Don’t just call it a facelift. The revitalization of the downtown Columbus riverfront runs much deeper. The dramatic upgrade of the past several years began with the 2015 removal of dams that returned the Scioto River to its more natural state. The creation of beautifully landscaped parks along the river was the next step, followed by the renovation of the Center of Science and Industry (COSI) museum, the construction of the National Veteran Memorial and Museum, and the rebirth and ongoing development of the Franklinton Peninsula on the west banks of the Scioto. The area has become a bonafide destination.
There’s no better way to take in the sights of the so-called Scioto Mile than a leisurely paddle along the Scioto River. It’s the Columbus equivalent of a boat ride on the Seine in Paris, past Notre Dame and the Louvre. Sort of.
The downtown stretch of the Scioto is one of the river’s widest sections in the city proper. Lowhead dams to the north and south of this section prevent commercial traffic, and a gentle (to nearly nonexistent) current makes for stress-free, pleasant upriver paddling. The Scioto also rarely freezes over, so if you’re hale and hearty with the right cold-weather gear, it's possible to paddle year-round on this mellow and scenic section that cuts through the heart of Columbus.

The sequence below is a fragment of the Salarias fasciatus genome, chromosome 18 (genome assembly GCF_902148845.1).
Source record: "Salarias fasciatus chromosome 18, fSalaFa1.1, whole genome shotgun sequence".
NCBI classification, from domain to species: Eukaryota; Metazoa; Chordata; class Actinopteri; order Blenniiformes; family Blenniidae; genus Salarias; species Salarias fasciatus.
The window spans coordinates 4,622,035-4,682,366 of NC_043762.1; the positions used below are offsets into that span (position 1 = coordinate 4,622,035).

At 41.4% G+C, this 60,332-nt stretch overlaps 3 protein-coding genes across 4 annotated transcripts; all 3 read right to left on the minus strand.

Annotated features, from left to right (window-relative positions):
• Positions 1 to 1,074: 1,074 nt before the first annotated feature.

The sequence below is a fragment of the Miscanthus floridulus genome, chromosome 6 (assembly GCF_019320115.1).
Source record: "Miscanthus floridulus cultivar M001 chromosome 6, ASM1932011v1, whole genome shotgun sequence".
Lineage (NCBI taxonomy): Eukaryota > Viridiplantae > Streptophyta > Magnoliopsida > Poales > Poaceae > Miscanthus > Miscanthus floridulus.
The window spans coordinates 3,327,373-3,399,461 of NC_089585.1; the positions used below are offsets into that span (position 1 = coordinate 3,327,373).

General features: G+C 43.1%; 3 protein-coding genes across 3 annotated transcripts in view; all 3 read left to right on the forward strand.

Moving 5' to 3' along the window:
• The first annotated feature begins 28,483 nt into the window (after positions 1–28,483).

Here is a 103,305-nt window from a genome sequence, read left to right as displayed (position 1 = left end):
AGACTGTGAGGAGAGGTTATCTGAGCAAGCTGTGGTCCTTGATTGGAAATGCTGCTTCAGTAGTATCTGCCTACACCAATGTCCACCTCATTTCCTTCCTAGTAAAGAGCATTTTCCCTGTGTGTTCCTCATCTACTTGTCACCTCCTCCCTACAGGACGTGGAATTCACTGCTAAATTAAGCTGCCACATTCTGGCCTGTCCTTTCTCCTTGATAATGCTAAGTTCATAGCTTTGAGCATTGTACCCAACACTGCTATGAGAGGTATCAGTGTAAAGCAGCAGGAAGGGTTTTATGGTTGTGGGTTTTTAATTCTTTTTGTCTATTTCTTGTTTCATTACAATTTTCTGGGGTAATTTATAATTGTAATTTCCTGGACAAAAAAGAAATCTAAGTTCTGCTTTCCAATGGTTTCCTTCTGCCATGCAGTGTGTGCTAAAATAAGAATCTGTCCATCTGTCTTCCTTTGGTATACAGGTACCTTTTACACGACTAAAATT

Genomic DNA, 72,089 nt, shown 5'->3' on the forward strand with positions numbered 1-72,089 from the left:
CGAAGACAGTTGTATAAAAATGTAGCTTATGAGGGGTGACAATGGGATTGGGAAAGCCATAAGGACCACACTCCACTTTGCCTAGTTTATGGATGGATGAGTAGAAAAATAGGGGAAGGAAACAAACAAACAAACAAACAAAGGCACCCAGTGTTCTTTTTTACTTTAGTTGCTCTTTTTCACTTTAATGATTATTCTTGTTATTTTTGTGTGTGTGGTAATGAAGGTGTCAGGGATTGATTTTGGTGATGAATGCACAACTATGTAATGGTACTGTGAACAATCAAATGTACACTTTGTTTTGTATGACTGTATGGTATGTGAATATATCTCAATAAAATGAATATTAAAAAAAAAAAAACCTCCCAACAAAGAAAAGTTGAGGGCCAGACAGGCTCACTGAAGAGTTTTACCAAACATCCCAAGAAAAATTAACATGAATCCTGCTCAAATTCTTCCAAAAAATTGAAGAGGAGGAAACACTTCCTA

There are three nice access points downtown. Starting upriver from the north, they’re located: above the Broad Street Bridge, on the river-left, east side; above the Main Street Bridge, also on the river-left, east side; and just above the railroad bridge, on the river-right, west side. Be forewarned: It can be challenging to transport your kayak from your vehicle to these three launches. You have to park a couple hundred yards away, and carry your craft across a street or two and down some grassy knolls to the river.
The best place to launch is about a mile to the south at the Lower Scioto Park, just off West Whittier Street and near the Scioto Audubon Park. There’s a large parking lot, which includes extra-large spots for vehicles with trailers, and you can back your car right up to the concrete ramp that leads down into the river.